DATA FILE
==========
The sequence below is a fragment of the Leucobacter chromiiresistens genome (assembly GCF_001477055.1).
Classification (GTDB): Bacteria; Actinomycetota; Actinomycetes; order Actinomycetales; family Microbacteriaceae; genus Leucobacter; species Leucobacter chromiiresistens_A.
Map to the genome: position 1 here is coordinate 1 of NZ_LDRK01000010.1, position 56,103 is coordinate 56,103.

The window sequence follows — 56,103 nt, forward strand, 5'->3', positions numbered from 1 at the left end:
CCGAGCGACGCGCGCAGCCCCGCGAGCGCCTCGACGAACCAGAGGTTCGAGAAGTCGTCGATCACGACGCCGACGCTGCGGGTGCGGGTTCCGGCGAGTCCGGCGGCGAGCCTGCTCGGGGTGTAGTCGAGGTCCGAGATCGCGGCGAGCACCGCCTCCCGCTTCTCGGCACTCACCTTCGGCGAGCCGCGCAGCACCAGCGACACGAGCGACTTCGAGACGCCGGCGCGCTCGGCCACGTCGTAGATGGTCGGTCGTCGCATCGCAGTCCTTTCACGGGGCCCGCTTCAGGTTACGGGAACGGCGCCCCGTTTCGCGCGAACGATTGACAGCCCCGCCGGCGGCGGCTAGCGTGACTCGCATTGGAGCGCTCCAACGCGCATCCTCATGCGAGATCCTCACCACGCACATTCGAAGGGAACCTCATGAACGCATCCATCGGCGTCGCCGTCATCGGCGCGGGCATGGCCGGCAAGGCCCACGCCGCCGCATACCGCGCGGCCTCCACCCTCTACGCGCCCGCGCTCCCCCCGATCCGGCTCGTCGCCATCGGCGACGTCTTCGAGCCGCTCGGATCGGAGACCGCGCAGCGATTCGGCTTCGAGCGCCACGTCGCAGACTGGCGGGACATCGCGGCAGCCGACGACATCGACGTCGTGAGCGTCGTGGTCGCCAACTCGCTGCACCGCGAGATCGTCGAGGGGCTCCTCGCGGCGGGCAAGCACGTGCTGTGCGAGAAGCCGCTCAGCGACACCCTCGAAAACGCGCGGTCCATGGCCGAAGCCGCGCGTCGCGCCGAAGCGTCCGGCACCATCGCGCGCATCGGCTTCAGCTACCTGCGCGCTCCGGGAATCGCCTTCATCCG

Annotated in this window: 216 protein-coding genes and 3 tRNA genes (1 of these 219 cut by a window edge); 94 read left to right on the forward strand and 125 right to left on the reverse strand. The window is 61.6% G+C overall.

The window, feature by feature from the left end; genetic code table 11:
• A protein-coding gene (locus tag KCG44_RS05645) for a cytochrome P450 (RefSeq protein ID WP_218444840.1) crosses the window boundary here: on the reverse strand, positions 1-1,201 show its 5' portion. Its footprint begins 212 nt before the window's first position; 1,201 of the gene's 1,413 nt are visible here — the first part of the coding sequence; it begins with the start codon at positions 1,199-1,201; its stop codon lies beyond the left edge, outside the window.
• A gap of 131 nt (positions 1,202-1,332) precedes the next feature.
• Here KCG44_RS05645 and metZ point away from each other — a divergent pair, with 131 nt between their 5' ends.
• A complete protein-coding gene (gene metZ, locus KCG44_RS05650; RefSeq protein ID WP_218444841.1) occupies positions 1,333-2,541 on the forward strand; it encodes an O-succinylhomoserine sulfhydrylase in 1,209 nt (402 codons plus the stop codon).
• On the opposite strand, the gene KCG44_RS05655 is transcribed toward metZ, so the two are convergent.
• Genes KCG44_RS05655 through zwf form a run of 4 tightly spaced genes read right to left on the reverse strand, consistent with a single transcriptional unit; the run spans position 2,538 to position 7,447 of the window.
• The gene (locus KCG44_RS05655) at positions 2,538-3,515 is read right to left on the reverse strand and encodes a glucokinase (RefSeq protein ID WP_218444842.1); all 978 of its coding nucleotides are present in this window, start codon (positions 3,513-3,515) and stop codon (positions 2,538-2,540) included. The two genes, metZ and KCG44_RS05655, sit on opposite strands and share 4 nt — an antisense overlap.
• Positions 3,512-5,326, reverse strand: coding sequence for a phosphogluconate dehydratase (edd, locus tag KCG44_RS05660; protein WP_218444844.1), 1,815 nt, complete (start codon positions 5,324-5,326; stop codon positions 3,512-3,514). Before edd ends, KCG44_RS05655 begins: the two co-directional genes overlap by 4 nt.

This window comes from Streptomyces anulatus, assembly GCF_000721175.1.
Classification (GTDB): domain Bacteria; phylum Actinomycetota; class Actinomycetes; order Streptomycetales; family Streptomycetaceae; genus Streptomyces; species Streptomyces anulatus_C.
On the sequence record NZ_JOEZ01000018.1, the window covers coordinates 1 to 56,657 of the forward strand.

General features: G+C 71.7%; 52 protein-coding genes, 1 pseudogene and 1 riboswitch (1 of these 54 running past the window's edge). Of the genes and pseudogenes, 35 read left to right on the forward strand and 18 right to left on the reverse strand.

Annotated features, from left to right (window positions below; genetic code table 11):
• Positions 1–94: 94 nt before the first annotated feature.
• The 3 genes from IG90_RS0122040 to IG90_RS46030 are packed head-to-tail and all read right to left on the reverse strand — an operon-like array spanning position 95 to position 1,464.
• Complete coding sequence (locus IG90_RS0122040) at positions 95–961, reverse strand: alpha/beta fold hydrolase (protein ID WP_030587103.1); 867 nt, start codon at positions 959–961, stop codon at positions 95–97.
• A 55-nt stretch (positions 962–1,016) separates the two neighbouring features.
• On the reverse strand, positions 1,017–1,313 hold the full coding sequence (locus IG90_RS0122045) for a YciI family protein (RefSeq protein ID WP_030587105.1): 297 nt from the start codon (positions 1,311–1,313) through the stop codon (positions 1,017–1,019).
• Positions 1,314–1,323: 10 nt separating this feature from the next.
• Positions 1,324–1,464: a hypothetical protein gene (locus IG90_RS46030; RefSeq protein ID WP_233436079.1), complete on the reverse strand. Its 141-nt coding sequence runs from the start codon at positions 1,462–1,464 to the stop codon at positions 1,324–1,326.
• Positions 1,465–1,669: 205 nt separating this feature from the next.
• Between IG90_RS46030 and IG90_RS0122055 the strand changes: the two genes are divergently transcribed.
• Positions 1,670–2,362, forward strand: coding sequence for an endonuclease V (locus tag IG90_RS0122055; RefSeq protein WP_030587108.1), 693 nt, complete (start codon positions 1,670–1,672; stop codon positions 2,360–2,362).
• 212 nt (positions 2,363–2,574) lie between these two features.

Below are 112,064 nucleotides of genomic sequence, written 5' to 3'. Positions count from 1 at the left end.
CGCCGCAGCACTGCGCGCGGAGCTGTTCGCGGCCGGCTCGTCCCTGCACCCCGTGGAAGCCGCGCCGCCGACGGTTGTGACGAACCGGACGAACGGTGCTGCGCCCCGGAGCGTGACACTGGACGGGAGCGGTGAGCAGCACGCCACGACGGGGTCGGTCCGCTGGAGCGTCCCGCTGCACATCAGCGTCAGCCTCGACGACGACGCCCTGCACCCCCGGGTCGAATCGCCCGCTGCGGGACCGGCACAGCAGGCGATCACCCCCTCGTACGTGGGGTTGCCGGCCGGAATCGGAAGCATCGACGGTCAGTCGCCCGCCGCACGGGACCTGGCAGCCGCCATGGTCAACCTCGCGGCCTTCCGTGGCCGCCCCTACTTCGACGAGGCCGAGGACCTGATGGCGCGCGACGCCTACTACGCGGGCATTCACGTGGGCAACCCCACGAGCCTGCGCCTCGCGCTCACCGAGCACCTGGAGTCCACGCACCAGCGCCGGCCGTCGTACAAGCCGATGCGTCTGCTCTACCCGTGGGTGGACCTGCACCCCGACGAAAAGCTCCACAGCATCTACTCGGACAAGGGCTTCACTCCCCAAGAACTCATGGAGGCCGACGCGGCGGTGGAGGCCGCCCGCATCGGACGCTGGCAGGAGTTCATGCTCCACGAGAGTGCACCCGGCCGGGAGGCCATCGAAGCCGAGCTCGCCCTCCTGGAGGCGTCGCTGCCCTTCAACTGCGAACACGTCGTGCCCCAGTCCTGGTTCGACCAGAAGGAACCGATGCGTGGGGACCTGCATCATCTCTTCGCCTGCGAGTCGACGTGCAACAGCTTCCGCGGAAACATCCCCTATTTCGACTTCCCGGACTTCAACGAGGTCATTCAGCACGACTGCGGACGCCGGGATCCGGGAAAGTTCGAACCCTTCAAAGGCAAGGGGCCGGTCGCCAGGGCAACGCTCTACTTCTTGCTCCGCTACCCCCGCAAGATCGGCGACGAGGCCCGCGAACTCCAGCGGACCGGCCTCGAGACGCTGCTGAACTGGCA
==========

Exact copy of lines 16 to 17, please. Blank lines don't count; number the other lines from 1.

This window comes from Streptomyces anulatus, assembly GCF_000721175.1.
Classification (GTDB): domain Bacteria; phylum Actinomycetota; class Actinomycetes; order Streptomycetales; family Streptomycetaceae; genus Streptomyces; species Streptomyces anulatus_C.